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Höweler+Yoon or The New American Dream
10/16/2012
J. Meejin Yoon and Eric Höweler of Höweler+Yoon Architecture, photo © Höweler+Yoon Architecture

Why are you so optimistic that the “American Dream”, based on “ownership and mobility”, will move in the direction of the sharing of and access to transportation options?

Höweler+Yoon: Our proposal for "Shareway 2030" is based on scenarios and trends that are evident today. It is not science fiction, but rather it is speculative vision of near futures based on projections from contemporary conditions. We currently see a dramatic transformation brought about by ubiquitous computing, smart networks, social networking, etc. - essentially the cloud. This has allowed a new kind of subjectivity to emerge. One that is simultaneously more connected as well as one that associates with others through affinity groups. These groups are no longer based on race or religion, but also interests and needs. Individuals are able to band together in informal collectives around issues (like activism), or transaction (like arranging a trip to New York). The cloud collective has the bargaining power that the individual doesn't. At the same time, commodities and status symbols are shifting. Success may once have meant owning a lot of cars or property. Today success may be measured more in your access to things. You may have access to a million movies online, and any kind of sports car for a day, through a membership to a car sharing service. We see a shift from ownership to membership. From artifact to access. The important point is that this new freedom - the freedom from encumbrance - is not inconsistent with the American Dream, which privileges opportunity, individualism, freedom and access. Our vision of new American Dreams builds on the basic desires for these qualities, but leverages technology and social networks to get more for less. More choices for a lower price, without the burden of long term maintenance or ownership. What could be more American than that?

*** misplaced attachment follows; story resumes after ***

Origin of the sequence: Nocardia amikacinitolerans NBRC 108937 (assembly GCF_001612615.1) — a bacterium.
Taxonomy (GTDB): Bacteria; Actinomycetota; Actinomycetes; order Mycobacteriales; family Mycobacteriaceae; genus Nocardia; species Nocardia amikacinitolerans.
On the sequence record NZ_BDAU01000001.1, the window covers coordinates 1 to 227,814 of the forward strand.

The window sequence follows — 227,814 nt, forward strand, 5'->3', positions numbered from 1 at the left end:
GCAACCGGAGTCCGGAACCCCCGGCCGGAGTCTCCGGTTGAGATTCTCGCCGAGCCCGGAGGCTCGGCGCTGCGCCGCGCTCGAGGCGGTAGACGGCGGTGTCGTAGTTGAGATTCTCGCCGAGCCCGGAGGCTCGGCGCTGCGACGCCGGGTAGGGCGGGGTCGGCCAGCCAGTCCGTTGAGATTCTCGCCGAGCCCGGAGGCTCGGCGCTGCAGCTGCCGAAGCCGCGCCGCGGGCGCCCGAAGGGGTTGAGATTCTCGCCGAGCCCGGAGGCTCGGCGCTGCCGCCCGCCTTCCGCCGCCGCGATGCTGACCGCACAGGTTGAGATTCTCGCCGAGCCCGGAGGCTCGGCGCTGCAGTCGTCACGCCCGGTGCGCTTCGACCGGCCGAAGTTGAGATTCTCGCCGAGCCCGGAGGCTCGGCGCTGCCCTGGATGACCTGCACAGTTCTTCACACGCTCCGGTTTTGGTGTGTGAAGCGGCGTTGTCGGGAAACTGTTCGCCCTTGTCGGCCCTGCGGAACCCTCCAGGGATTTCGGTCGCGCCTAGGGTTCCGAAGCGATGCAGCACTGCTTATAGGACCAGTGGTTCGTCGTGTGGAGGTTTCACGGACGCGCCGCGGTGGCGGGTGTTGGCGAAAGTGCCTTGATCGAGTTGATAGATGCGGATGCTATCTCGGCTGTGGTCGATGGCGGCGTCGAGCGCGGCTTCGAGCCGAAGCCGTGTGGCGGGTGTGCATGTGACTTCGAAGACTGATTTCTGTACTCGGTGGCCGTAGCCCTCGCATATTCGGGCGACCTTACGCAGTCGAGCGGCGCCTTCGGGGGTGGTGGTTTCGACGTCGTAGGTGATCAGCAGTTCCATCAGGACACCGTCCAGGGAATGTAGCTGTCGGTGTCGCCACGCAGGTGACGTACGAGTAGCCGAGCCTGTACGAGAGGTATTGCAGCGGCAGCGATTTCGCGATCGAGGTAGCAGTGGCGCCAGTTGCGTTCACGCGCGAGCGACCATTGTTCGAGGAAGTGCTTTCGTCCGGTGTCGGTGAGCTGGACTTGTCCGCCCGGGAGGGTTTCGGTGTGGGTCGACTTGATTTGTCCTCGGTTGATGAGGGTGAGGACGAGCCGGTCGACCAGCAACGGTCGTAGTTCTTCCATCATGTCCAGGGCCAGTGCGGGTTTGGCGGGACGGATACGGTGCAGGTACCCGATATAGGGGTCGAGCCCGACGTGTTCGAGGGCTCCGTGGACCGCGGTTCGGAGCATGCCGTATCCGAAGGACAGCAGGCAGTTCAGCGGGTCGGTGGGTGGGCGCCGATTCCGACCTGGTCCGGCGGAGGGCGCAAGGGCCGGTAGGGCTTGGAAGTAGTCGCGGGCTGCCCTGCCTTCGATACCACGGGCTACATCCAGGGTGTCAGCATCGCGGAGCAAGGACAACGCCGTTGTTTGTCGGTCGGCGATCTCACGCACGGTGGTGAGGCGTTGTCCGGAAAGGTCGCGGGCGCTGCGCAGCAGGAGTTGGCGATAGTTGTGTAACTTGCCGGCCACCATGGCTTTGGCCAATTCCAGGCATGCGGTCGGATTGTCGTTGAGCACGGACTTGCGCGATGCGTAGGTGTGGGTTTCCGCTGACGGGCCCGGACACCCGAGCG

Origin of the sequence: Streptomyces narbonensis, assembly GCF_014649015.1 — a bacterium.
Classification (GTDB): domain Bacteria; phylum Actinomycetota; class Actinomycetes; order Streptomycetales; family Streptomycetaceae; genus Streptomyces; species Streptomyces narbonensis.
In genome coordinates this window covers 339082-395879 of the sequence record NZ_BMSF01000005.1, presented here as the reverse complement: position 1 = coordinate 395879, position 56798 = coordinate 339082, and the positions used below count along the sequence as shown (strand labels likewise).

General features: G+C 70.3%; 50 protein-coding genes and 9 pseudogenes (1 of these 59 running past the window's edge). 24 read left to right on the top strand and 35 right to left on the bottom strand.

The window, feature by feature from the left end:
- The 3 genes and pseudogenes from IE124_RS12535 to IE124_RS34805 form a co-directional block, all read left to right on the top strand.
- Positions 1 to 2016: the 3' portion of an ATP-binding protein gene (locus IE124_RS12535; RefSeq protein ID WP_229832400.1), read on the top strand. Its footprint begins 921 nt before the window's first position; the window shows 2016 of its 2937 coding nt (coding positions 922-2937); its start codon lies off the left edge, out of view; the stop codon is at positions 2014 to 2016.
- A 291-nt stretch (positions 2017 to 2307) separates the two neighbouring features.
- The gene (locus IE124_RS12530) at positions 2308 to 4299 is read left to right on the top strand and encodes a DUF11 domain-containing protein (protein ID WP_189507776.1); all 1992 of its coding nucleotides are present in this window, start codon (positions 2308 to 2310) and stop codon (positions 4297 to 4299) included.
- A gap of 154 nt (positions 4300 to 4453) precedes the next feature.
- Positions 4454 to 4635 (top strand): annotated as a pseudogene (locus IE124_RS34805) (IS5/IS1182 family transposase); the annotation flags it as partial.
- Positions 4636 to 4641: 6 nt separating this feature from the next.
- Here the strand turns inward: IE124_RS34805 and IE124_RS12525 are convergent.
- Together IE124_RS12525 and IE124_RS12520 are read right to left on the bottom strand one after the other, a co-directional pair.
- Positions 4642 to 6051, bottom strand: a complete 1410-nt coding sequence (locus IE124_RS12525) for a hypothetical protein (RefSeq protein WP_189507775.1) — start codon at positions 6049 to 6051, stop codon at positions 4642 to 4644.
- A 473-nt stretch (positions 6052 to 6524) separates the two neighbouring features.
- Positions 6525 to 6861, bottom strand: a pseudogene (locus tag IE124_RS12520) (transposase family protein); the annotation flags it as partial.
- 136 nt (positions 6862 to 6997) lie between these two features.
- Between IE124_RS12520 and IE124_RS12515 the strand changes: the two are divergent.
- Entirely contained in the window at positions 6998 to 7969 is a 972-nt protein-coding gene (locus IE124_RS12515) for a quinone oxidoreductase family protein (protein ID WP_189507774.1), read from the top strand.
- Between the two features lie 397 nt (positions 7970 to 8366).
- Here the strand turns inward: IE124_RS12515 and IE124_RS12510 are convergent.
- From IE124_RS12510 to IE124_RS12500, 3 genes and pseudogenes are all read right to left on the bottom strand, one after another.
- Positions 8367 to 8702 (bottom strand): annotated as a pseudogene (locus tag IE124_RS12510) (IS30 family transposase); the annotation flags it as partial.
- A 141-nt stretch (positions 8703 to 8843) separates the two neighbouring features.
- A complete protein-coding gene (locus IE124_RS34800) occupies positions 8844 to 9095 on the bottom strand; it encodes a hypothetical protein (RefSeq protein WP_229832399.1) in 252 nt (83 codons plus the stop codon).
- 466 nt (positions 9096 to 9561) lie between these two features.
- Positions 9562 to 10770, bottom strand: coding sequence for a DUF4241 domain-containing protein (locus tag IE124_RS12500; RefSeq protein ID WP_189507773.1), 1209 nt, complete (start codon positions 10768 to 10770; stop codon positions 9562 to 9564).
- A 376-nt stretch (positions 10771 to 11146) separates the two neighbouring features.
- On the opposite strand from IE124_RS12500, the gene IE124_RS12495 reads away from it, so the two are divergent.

What role does a new perception of space play within such a process of transformation, not only in relation to transportation and data systems but social values and behavioral patterns, too? How would you describe this role?

Höweler+Yoon: We often discuss the role of technology and perception. Vision has historically been extended by technologies. The telescope, the microscope, cinema and photography all function as visual prostheses - extending the gaze and reframing the world. Indeed one could argue that vision is highly constructed and never neutral. The technologies of communication, networking, crowd sourcing and collective consumption are precipitating the cultural shifts that we are discussing. They are also re-structuring the perceptions of the world. Data in particular, and its visualization, allows us to see patterns that were not visible previously. Networking and geopositioning allow us to navigate space and create connections in real time, altering social relations and producing new types of communities, audiences and relationships. The expanded web of social networking transforms strangers into friends of friends, into potential sharers of interests, or into future collaborators.

Where do you see alternatives for a new, modified use of existing structures, such as highways, in the future?

Höweler+Yoon: The US is home to one of the largest public infrastructure networks in the world, courtesy of the Eisenhower administration. It is also aging rapidly at a time where spending for infrastructure is declining and the number of cars on the road is still rising. The imminent obsolescence of many of the highways, bridges and tunnels in this country is alarming. A transformation of these aging arteries into aggregated circulatory systems promises to rethink the relationship between different kinds of transportation, that are currently co-existing, but not really mixing. Our proposal for Shareway 2030 takes these sites as opportunities piggy-back a new infrastructural system on top of the existing system - without giving up on the bundle itself. This acknowledges that the highway network is already heavily subscribed, and that hybridizing infrastructures could re-invent them to serve as housing, urban agriculture or energy production. Our crescent project capitalizes on underutilized lands adjacent to the highway.


Höweler+Yoon Architecture (HYA) is an inter-disciplinary office active in the realm between architecture, art and landscape planning. Eric Höweler (born in Cali, Colombia) is a registered architect and assistant professor at Harvard University Graduate School of Design. Prior to the founding of HYA he was a senior designer at Diller + Scofidio and partner at Kohn Pedersen Fox Associates. J. Meejin Yoon (born in Seoul) is an architect, designer and associate professor at Massachusetts Institute of Technology.

www. audi-urban-future-initiative.com
www.hyarchitecture.com

J. Meejin Yoon and Eric Höweler of Höweler+Yoon Architecture, photo © Höweler+Yoon Architecture
“Shareway 2030“ by Höweler+Yoon Architecture, all images © Höweler+Yoon Architecture